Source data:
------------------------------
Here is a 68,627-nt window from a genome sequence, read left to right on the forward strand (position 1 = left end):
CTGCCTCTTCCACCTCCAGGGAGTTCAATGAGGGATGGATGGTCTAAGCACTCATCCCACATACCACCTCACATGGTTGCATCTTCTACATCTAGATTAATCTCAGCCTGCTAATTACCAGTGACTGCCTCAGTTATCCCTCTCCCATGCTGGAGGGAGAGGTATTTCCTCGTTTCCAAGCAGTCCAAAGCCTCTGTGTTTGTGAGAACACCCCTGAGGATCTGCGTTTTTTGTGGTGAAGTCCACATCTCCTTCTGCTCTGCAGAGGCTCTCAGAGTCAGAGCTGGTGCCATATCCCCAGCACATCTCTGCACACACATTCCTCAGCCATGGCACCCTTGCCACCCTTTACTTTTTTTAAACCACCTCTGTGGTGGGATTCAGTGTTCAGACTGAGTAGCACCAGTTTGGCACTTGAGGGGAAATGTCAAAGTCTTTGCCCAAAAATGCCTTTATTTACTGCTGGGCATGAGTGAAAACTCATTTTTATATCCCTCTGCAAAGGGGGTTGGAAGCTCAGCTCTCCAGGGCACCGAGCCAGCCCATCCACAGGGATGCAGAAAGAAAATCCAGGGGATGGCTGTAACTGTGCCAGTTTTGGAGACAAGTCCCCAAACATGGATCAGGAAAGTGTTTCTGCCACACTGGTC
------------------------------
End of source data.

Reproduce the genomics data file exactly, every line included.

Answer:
Here is a 68,627-nt window from a genome sequence, read left to right on the forward strand (position 1 = left end):
CTGCCTCTTCCACCTCCAGGGAGTTCAATGAGGGATGGATGGTCTAAGCACTCATCCCACATACCACCTCACATGGTTGCATCTTCTACATCTAGATTAATCTCAGCCTGCTAATTACCAGTGACTGCCTCAGTTATCCCTCTCCCATGCTGGAGGGAGAGGTATTTCCTCGTTTCCAAGCAGTCCAAAGCCTCTGTGTTTGTGAGAACACCCCTGAGGATCTGCGTTTTTTGTGGTGAAGTCCACATCTCCTTCTGCTCTGCAGAGGCTCTCAGAGTCAGAGCTGGTGCCATATCCCCAGCACATCTCTGCACACACATTCCTCAGCCATGGCACCCTTGCCACCCTTTACTTTTTTTAAACCACCTCTGTGGTGGGATTCAGTGTTCAGACTGAGTAGCACCAGTTTGGCACTTGAGGGGAAATGTCAAAGTCTTTGCCCAAAAATGCCTTTATTTACTGCTGGGCATGAGTGAAAACTCATTTTTATATCCCTCTGCAAAGGGGGTTGGAAGCTCAGCTCTCCAGGGCACCGAGCCAGCCCATCCACAGGGATGCAGAAAGAAAATCCAGGGGATGGCTGTAACTGTGCCAGTTTTGGAGACAAGTCCCCAAACATGGATCAGGAAAGTGTTTCTGCCACACTGGTC